The memory footprint of a run depends on many factors and is printed to screen whenever Nek5000 exits. What follows is a first rough guess:
lx1*ly1*lz1*lelt * 3000byte + lelg * 12byte + MPI + optional libraries (e.g. CVODE)

where lelt (the maximum number of local elements) is computed as lelg/lpmin. The memory allocated by MPI will depend heavily on the total number of ranks and the considered MPI implementation. For large rank counts (say > 100’000) it’s easily 50-100MB.

Note, the output of GNU`s SIZE utility is inaccurate as it does not take into account the dynamic memory alloation of MPI, gslib, CVODE, etc.

Why does the compiler issue relocation errors?

relocation truncated to fit: R_X86_64 against symbol 'foo_' defined in COMMON section in obj/bar.o

This happens when the resultant executable requires more than 2GB of static data. The best way to avoid this is to increase the minimum number of MPI ranks, lpmin in SIZE. Alternatively, you can add -mcmodel=medium to the FFLAGS/CFLAGS variable in makenek.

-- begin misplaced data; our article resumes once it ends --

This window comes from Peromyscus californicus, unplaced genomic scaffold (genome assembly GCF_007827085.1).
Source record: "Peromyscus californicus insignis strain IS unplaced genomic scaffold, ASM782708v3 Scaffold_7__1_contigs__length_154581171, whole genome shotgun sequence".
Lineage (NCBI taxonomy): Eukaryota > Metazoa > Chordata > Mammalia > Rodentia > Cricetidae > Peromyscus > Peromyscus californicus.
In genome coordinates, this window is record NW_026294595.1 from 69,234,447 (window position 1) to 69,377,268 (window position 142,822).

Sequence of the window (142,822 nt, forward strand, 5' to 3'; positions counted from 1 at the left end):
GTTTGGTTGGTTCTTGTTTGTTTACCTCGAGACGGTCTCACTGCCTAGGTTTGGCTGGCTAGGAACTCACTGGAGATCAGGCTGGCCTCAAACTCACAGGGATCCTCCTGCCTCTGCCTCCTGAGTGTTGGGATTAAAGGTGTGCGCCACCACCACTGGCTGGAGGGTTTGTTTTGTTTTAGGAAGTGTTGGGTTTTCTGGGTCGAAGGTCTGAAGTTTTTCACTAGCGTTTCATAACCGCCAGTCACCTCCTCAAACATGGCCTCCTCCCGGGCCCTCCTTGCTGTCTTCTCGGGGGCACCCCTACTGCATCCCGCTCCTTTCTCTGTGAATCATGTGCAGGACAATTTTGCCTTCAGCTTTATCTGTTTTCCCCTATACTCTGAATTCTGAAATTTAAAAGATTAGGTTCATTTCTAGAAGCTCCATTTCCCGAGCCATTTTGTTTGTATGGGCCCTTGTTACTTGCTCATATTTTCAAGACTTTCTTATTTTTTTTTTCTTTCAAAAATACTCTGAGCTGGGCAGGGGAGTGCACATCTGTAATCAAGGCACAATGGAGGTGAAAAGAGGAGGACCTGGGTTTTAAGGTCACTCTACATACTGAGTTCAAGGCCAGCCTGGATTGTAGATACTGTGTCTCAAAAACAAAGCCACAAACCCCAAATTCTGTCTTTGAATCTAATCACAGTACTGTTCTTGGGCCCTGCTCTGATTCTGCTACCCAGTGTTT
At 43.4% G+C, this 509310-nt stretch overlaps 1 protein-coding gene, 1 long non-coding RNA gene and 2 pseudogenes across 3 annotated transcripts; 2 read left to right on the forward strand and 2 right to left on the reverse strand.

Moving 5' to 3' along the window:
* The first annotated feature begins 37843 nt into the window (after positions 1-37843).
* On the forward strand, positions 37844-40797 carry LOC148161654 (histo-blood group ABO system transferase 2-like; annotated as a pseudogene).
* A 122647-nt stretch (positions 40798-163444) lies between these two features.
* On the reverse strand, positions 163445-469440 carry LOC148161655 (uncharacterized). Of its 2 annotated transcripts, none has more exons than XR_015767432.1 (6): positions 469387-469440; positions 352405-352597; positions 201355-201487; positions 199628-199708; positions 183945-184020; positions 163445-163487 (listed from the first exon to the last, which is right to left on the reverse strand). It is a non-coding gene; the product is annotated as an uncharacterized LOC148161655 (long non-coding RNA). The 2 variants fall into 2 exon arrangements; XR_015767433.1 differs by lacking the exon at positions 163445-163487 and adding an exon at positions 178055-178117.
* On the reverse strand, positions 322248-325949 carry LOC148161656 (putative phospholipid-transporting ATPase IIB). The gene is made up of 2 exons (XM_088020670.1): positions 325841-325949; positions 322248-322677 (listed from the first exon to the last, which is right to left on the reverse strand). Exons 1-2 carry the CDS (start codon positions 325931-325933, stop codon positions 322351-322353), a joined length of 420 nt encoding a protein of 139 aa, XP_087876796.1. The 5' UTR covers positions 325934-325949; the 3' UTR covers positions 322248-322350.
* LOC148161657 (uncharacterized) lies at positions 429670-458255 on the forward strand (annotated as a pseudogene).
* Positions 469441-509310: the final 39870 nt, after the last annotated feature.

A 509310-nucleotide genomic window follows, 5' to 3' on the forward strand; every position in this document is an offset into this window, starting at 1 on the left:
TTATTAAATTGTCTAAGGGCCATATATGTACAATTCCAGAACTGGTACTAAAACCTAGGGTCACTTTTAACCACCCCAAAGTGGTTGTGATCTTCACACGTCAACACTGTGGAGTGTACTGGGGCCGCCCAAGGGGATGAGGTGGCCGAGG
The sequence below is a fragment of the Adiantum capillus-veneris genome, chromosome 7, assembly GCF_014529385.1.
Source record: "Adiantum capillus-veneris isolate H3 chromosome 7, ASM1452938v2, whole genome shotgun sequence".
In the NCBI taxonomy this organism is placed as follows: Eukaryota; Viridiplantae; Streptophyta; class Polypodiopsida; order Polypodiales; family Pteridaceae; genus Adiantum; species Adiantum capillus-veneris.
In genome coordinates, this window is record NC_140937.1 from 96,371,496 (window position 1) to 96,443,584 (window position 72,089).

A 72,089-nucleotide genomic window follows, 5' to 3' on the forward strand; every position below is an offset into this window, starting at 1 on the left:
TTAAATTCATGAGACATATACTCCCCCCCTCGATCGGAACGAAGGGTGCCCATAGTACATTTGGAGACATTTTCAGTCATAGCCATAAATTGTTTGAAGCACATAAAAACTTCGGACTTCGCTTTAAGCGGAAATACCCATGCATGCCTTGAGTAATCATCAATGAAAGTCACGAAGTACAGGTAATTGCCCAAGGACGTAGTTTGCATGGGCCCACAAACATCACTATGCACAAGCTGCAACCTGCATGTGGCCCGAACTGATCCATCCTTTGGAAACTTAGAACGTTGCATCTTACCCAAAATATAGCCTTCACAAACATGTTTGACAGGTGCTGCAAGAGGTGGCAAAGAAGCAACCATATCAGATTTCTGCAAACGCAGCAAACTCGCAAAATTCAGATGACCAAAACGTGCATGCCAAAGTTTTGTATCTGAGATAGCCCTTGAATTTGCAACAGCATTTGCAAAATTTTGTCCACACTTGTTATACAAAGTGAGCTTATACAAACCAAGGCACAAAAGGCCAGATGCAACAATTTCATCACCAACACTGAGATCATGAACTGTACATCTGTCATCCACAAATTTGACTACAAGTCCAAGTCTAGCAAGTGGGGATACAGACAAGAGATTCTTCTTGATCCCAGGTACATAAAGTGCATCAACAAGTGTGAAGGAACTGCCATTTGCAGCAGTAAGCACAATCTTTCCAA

Why does the code use static memory allocation?

It is easy to program, produces fast code and is less error prone. The drawback of recompilation is not relevant as full rebuild takes less than 1 minute.

How do I launch a parallel run?

Assuming your machine has MPI installed correctly, parallel runs can be launced with the included nekmpi and nekbmpi scripts in Nek5000/bin. If you are running on a machine with a queuing system, consult your sysadmin how to submit a job.

How do I run the examples?

The examples are included by default in the release tarball (see example directory). There is nothing special you need to do as they are ready to run.

Pre-Processing and Numerics

How can I generate a mesh for use with Nek5000?

Please see quickstart section on Meshing.

What element types are supported?

Conformal curved quadrilateral/hexahedral elements.

How do I import/convert a mesh to Nek5000?

We currently support conversion from the exodusII with the exo2nek converter. This enables the import from popular mesh generators like ANSYS ICEM and CUBIT.

Why is it important to non-dimensionalize my case?

Nek5000 can be run with dimensions, but we STRONGLY recommend that the case has been non-dimensionalized properly. An advantage of the nondimensional form is that physical simulation times, tolerances, etc. tend to be easy to set based on prior experience with other simulations.

How do I choose solver tolerances?